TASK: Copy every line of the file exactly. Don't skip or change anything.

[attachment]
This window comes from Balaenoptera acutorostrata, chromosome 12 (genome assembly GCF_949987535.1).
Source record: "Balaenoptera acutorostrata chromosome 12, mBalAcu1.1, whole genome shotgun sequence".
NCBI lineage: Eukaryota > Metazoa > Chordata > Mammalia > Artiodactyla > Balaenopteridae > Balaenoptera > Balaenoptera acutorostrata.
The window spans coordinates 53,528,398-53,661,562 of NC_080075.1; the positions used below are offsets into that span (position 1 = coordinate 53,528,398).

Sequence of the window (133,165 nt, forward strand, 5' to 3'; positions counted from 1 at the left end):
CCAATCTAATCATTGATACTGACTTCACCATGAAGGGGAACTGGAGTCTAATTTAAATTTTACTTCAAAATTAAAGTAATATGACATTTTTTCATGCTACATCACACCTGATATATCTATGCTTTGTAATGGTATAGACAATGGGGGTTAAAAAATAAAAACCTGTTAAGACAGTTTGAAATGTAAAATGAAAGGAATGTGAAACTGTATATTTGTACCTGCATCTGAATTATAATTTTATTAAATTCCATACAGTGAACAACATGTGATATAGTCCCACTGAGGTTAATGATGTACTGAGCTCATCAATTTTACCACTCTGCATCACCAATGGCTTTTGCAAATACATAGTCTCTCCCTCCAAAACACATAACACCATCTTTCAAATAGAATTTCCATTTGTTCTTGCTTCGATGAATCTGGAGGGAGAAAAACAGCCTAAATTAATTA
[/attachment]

This window comes from Balaenoptera acutorostrata, chromosome 12 (genome assembly GCF_949987535.1).
Source record: "Balaenoptera acutorostrata chromosome 12, mBalAcu1.1, whole genome shotgun sequence".
NCBI lineage: Eukaryota > Metazoa > Chordata > Mammalia > Artiodactyla > Balaenopteridae > Balaenoptera > Balaenoptera acutorostrata.
The window spans coordinates 53,528,398-53,661,562 of NC_080075.1; the positions used below are offsets into that span (position 1 = coordinate 53,528,398).

Sequence of the window (133,165 nt, forward strand, 5' to 3'; positions counted from 1 at the left end):
CCAATCTAATCATTGATACTGACTTCACCATGAAGGGGAACTGGAGTCTAATTTAAATTTTACTTCAAAATTAAAGTAATATGACATTTTTTCATGCTACATCACACCTGATATATCTATGCTTTGTAATGGTATAGACAATGGGGGTTAAAAAATAAAAACCTGTTAAGACAGTTTGAAATGTAAAATGAAAGGAATGTGAAACTGTATATTTGTACCTGCATCTGAATTATAATTTTATTAAATTCCATACAGTGAACAACATGTGATATAGTCCCACTGAGGTTAATGATGTACTGAGCTCATCAATTTTACCACTCTGCATCACCAATGGCTTTTGCAAATACATAGTCTCTCCCTCCAAAACACATAACACCATCTTTCAAATAGAATTTCCATTTGTTCTTGCTTCGATGAATCTGGAGGGAGAAAAACAGCCTAAATTAATTA